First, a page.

Those who love Garth Ennis’ Punisher series are in for a treat this week. Ennis is joined on Punisher: Soviet by Jacen Burrows as they bring Frank Castle back to the streets. He’s cold, he’s methodical, and he’s trying to find the person who took down Russian gangsters with tactical ease. The new six-issue series starts tomorrow, but is it good?
Reading this series brings me back to the classic Ennis Punisher tales. There are plenty of captions that read like journal entries as Frank attempts to figure things out. In the opening scene, he reviews the murder of Russian mobsters and he’s practically envious of how good their takedown was. This creates a sense of urgency and intrigue as he follows up with a lead and carries that forward. Call it a slow and methodical mystery complete with killing, and you get the idea of what this story is all about.
There is of course loads of violence, cursing, and gore — this is an Ennis Punisher story, after all. It’s not for the faint of heart and I suspect some folks might be surprised by the violence, but then again it is branded “Max Comics” on the cover so you should know what you’re getting yourself into. Burrows, with Guillermo Ortego on inks and Nolan Woodard on colors, does well to capture the slower-paced mystery Punisher is trying to solve. Classic Ennis Punisher stories tend to have Punisher thinking about a killer in his van as he stakes out a place, and you get plenty of that here. The art team handles the violence just as well as they handle the still scenes. By the end, you get the feeling Punisher isn’t a shark, but a snake. He lies in wait and when he does strike it’s lethal and precise.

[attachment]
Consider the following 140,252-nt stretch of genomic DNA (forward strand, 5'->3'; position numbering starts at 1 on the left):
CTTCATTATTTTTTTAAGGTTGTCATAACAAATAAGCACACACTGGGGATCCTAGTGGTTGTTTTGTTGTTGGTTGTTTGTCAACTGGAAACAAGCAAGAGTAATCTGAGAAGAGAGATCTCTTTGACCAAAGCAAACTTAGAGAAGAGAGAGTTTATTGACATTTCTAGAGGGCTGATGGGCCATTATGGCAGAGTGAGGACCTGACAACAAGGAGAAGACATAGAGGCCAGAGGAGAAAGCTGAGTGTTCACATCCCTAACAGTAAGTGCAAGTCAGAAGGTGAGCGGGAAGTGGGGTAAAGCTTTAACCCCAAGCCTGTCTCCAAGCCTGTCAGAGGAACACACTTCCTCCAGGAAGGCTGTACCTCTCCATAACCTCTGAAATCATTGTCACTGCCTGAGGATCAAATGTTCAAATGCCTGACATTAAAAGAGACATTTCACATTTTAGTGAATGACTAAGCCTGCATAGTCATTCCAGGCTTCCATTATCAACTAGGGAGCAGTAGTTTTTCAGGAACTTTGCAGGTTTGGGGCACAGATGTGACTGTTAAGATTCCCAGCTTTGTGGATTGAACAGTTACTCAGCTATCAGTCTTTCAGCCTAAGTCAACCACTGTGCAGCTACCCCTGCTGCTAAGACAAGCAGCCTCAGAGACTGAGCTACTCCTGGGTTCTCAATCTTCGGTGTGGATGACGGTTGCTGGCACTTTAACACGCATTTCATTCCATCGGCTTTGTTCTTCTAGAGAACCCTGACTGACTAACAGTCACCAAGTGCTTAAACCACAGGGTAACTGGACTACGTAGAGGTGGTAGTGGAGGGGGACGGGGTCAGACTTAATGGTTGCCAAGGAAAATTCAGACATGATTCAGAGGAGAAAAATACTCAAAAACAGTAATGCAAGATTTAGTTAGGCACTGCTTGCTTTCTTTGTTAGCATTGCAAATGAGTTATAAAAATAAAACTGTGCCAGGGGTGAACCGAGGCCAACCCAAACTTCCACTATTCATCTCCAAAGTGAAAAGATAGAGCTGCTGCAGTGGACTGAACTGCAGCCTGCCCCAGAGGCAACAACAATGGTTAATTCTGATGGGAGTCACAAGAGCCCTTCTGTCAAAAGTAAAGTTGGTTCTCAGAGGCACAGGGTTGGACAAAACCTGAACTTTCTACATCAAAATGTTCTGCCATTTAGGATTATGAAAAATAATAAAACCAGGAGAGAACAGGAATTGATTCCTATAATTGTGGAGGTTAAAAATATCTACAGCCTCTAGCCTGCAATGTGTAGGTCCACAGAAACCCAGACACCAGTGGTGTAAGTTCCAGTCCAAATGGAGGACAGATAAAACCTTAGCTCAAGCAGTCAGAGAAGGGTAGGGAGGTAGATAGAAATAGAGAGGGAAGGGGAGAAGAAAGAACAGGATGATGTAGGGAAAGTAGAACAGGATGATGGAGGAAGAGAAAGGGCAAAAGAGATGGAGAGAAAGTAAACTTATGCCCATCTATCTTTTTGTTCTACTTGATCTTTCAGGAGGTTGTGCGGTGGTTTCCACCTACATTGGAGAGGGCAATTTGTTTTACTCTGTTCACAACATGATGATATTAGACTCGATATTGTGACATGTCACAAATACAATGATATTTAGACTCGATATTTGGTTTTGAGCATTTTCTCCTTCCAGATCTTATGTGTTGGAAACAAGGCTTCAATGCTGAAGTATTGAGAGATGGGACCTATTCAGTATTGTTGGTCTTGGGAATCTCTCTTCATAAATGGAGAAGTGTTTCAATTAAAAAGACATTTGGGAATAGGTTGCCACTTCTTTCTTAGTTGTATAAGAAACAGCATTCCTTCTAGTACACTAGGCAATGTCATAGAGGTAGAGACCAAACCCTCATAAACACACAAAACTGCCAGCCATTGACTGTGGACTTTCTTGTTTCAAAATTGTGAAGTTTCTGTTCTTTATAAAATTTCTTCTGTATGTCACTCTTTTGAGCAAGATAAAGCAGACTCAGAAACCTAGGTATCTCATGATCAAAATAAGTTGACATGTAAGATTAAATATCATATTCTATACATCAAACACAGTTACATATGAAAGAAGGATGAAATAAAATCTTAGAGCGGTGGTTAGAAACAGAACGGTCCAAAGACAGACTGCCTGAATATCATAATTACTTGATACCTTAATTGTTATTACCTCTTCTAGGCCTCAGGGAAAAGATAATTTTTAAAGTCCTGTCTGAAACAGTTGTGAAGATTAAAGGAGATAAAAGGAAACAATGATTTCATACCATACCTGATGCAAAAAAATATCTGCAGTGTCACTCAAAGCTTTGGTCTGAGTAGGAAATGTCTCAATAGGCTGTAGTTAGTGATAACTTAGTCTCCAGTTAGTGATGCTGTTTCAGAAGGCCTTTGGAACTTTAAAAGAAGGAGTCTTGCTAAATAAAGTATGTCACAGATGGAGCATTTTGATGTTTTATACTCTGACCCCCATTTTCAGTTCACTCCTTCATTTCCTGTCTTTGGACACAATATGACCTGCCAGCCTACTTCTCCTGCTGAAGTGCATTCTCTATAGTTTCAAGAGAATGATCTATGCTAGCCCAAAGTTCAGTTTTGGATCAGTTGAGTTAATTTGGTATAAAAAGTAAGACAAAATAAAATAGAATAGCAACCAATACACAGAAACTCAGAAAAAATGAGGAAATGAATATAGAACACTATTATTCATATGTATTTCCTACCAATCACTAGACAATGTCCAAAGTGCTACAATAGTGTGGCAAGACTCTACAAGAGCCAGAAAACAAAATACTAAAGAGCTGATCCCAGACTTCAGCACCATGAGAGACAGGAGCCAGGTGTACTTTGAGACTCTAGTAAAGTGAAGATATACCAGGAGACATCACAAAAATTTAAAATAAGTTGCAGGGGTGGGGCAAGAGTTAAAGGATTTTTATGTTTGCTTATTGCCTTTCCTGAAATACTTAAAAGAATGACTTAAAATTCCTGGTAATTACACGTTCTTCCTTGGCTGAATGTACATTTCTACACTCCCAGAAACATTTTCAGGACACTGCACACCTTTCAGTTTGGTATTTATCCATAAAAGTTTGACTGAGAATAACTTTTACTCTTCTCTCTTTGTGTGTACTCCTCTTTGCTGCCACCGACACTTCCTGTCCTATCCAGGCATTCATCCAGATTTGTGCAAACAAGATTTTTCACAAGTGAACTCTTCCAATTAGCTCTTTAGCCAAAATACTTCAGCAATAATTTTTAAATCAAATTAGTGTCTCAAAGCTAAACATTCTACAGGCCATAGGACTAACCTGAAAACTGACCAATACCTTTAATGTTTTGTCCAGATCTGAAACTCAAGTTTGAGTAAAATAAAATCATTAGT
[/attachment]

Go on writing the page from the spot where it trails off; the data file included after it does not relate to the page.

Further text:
Anyone wondering if Rosenberg’s run with Punisher is forgotten should breathe easy, as Frank’s international acts of violence weave into this narrative well. It’s worth noting the bigger and more superhero-style violence is not going to be found here, however. This is classic “War Journal” stuff, right down to the low-level mobsters and the cliffhanger. I was hoping for a bit more when it comes to the cliffhanger since we know very little at this point, but it does mean issue #2 will open up the new character and their purpose here.
I wouldn’t call this book boring, but I would say it’s a read for those who love to concentrate. From the ruminations of Frank in the captions to the slow boil that leads to a car chase, there are quieter scenes aplenty here. The pace can at times make the narrative feel monotonous and the cliffhanger doesn’t quite give you enough to know why it should matter, feeding into the uninteresting nature of the plot.
This is Garth Ennis Punisher to a T. Read this expecting the cold, concentrated Punisher we’ve come to expect from one of the greatest Punisher writers in existence.
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